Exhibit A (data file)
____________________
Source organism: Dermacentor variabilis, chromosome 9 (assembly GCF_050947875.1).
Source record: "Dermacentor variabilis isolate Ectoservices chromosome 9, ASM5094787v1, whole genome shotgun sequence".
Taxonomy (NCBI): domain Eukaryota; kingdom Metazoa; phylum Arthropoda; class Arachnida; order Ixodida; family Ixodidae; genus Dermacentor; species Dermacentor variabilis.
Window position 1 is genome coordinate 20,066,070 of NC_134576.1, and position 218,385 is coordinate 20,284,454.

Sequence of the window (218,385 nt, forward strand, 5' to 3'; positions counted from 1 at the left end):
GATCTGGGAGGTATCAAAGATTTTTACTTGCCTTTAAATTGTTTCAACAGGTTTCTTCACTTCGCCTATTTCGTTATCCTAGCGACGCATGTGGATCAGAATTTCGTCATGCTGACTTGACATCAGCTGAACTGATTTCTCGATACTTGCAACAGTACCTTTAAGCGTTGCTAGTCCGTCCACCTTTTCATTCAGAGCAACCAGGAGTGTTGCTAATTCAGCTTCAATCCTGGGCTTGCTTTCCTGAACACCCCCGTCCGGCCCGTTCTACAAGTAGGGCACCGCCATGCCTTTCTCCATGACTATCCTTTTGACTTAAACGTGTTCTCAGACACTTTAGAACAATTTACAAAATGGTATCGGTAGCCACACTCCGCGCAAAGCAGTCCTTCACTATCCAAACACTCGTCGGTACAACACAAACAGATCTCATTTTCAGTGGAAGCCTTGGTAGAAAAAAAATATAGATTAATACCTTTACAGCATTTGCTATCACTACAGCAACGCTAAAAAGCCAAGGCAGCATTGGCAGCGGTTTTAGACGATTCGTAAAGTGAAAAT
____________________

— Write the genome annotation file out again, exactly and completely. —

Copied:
Source organism: Dermacentor variabilis, chromosome 9 (assembly GCF_050947875.1).
Source record: "Dermacentor variabilis isolate Ectoservices chromosome 9, ASM5094787v1, whole genome shotgun sequence".
Taxonomy (NCBI): domain Eukaryota; kingdom Metazoa; phylum Arthropoda; class Arachnida; order Ixodida; family Ixodidae; genus Dermacentor; species Dermacentor variabilis.
Window position 1 is genome coordinate 20,066,070 of NC_134576.1, and position 218,385 is coordinate 20,284,454.

Sequence of the window (218,385 nt, forward strand, 5' to 3'; positions counted from 1 at the left end):
GATCTGGGAGGTATCAAAGATTTTTACTTGCCTTTAAATTGTTTCAACAGGTTTCTTCACTTCGCCTATTTCGTTATCCTAGCGACGCATGTGGATCAGAATTTCGTCATGCTGACTTGACATCAGCTGAACTGATTTCTCGATACTTGCAACAGTACCTTTAAGCGTTGCTAGTCCGTCCACCTTTTCATTCAGAGCAACCAGGAGTGTTGCTAATTCAGCTTCAATCCTGGGCTTGCTTTCCTGAACACCCCCGTCCGGCCCGTTCTACAAGTAGGGCACCGCCATGCCTTTCTCCATGACTATCCTTTTGACTTAAACGTGTTCTCAGACACTTTAGAACAATTTACAAAATGGTATCGGTAGCCACACTCCGCGCAAAGCAGTCCTTCACTATCCAAACACTCGTCGGTACAACACAAACAGATCTCATTTTCAGTGGAAGCCTTGGTAGAAAAAAAATATAGATTAATACCTTTACAGCATTTGCTATCACTACAGCAACGCTAAAAAGCCAAGGCAGCATTGGCAGCGGTTTTAGACGATTCGTAAAGTGAAAAT